4. I do not put my trust in my ability to make myself joyful. That’s a false hope that leaves you gazing at your navel. Here’s why: If I make myself the instrument of supplying and maintaining my joy, it will be short-lived because I can’t remember where I put my keys to the car. And that’s the point! I cannot out-manage my own mis-management of my life, not to mention, life’s mis-management of my life. Look at how many things you simply do not have any say or control in the matter. This is why it is a fool’s errand to think that you can control enough people and things to maintain your joy. I do not make a very good god for myself.

5. I say to the LORD, “You are my Lord; I have no good apart from you” – (vs. 1). That’s worship. That’s faith. That’s hope. That’s boasting in Jesus Christ that says, “If I had all that this life has to offer for entertainment and security and health, but did not have you, I would have no good thing to enjoy. There really is no good thing without you.”

New Mercies under the Sun where there is Nothing New

In one place God tells us there is nothing new under the sun – what is, is what shall be, been there done that, meaningless-ness all around, around the globe we go, where it stops nobody knows – same ol same ol (Ecc. 1-3).

In other places God tells us that his mercies are new to us each morning, the newness of Life has come in Christ, and that this new day is the day that the Lord has made – a new cause for hope and joy in God (Lam. 3:23, 2 Cor. 5:16-18, Psalm 118:24).

We live in tension of unending grasping for meaning and unending receiving of mercy. We live in tension with hum-drum, ho-hum days and the Lord’s making something new for us today. We live with one foot in this cynical, cyclical merry-go-round where deja vu is a normal abnormality, and one foot in the new heavens and new earth. For the follower of Jesus Christ, it’s a hybrid experience. The challenge is to keep setting your mind on things above and not upon the earth, under the sun, where there is no real hope. Your real hope is above the sun, where the origin of new things keep coming from, where the risen Christ is seated on the throne.

Cynicism, despair, and hopelessness permeates this life, and for three good reasons:

1. You’re still going to die and leave everything behind – no matter what (Ecc. 2:18).

2. You can do everything right and still end up holding the short end of the stick (Ecc. 6:1-12).

3. You can experience whatever is humanly possible and still feel unfulfilled (Ecc. 2:1-17).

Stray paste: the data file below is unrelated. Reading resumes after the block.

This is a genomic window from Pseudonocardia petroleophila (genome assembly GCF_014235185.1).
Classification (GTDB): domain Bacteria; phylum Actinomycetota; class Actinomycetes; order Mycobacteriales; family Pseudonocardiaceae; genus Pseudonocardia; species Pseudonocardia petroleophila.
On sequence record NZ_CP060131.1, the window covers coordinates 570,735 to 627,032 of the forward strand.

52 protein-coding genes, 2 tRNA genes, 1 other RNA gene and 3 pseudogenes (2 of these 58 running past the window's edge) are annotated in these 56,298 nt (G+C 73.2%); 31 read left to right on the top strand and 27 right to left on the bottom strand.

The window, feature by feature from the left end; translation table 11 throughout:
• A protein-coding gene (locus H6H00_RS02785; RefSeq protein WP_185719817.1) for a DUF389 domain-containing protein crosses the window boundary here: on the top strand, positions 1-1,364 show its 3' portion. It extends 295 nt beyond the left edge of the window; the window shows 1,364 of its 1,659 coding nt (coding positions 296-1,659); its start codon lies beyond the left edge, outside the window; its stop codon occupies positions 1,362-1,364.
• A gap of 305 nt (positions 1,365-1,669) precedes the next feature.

Here is what Christ offers under the sun until he returns:

1. Mercy for monotonous days. He provides contentment in simplicity without providing any assurance that tomorrow will be any better or worse (Ecc. 3:9-15, 5:12; Heb. 13:5). You have to trust him.

2. Mercy for accepting poverty along with wealth. No one knows what tomorrow holds. But you can know the one who holds tomorrow (Ecc. 3:6, 22; James 4:13-17). You have to trust him.

3. Mercy for growing old. While the eyes keep dimming you can see that God is fitting your heart for never growing old (Ecc. 12:3b; 2 Cor. 4:16). You have to trust him.

The End of the Matter: God sent his Son under the sun to be crucified for your sins. He rose from the dead and ascended through the clouds and above the sun. Those who “love his appearing” when he returns will be ready to be ushered into eternity, where God promises to make all things new. You have to trust him.

It Is Not a Christian Right to Bear Arms

This raises the topic of identity. It also raises the topic of trust, or rather, who or what is your functional place of trust in the day-to-day parts of your heart. It is possible to say on Sunday morning, “Tis So Sweet to Trust in Jesus,” but then by Friday most of your friends and family members have been convinced that your trust is really in being a right-wing conservative and 2nd amendment-defending American citizen. Here is an important question: Are you better at being an American than a Christian?

You might be, if you think that the present gun-control tactics by the President and his supporters causes you to think that it is a Christian Right to bear arms. You might be, if you spend more time fussing and fuming over the incremental loss of our political and human rights rather than saying like David, “He only is my rock and my salvation, my fortress; I shall not be greatly shaken” (Psalm 62:2). But it is not a Christian Right to Bear Arms, though it is an American one. If you blur that line in your heart, then you will not be able to let your light shine before men because your identity as a Christian is an unbiblical one. Most Christians and most of Christianity has lived life with no political right to gun ownership and the Church has done just fine.